Gabina Funegra strives to revive the Quecha language with her documentary: “The language is declining.”
Peruvian Professor, PHD student, and most recently filmmaker, Gabina Funegra is traveling the globe with one big message, “Do not let Quechua die!” Quechua, an ancient indigenous language was widely spoken in the Andes until the Spanish conquered the Incan Empire.
Currently, worldwide Quechua speakers are hard to come by. Funegra was on a quest to understand her indigenous roots and found an alarming discovery; Quechua, the language she thought was being revived in Peru was dying.
“The language is declining so I really want with this film to try to get people to do strategies to revitalize the language,” said Funegra. “That’s what’s important for me, for us to go back to our roots and be able to speak Quechua.”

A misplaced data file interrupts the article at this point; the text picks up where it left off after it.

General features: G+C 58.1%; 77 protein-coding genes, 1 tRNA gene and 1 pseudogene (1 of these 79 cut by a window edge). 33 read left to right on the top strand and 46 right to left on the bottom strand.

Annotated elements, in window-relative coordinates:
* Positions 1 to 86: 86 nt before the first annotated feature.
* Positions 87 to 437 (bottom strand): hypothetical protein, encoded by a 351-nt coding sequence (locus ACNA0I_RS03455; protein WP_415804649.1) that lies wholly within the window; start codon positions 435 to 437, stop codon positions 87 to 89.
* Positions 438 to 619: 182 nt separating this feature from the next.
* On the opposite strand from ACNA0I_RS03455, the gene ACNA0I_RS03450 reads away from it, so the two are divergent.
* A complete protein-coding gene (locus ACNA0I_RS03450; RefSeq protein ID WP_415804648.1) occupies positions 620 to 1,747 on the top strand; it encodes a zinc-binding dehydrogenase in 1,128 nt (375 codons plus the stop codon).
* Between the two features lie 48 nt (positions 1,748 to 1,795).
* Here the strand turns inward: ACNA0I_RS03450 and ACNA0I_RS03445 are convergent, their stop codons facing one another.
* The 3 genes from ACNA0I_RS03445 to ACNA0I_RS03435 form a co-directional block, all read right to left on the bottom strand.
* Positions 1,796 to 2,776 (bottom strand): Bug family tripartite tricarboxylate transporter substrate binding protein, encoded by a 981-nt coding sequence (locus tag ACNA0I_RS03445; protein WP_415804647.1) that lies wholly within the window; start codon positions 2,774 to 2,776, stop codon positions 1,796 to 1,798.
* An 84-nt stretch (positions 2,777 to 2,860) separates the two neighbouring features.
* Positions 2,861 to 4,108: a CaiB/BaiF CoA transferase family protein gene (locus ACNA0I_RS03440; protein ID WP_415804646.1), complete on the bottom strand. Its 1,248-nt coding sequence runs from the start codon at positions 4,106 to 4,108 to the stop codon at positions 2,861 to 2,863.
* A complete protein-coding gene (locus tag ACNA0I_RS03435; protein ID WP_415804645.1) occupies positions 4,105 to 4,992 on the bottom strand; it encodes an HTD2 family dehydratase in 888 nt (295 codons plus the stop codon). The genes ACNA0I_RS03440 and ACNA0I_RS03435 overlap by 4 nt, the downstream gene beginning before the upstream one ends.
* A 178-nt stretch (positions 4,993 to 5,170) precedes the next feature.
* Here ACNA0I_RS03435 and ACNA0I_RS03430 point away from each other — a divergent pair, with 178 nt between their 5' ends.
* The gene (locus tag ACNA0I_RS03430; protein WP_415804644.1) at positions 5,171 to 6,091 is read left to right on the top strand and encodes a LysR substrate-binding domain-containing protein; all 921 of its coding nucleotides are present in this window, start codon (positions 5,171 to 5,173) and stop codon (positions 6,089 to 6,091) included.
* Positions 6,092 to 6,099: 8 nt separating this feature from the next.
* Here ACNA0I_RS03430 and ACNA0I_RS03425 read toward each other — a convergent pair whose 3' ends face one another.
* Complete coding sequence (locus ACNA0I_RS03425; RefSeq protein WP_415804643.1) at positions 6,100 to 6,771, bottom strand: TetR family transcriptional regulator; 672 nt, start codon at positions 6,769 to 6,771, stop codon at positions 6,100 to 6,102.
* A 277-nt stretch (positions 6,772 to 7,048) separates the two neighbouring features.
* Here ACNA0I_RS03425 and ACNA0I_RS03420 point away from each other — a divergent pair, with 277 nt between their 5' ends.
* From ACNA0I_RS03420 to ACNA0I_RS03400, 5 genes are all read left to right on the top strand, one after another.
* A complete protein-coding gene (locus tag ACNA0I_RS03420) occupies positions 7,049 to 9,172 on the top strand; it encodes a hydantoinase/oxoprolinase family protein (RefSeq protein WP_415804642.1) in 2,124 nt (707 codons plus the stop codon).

Her award-winning documentary, Quechua, The Fading Inca Language originated from her thesis for her PHD program at the University of West South Wales in Australia. She wanted to investigate strategies to revitalize Quechua, the language of her ancestors. She was told to get a tape recorder in order to conduct her investigation but ended up getting a video camera and decided it would be more fulfilling to film her thesis instead.
Gabina’s first documentary was a personal journey through the place of her mother’s indigenous origins. Along with her daughter Erika, they travel to a remote village in search for their mother’s language and find a fading of the Quechua language, the official language of the great Inca Empire.
As a result of these findings Gabina decided to delve deeper into the story of Quechua, and explore, through film, strategies on the promotion and rehabilitation of the Quechua language in a globalized world. As part of the research, Gabina visited three locations: Cuzco, Paris and New York, focusing in this film in the city of Cusco, once the capital of the Inca Empire.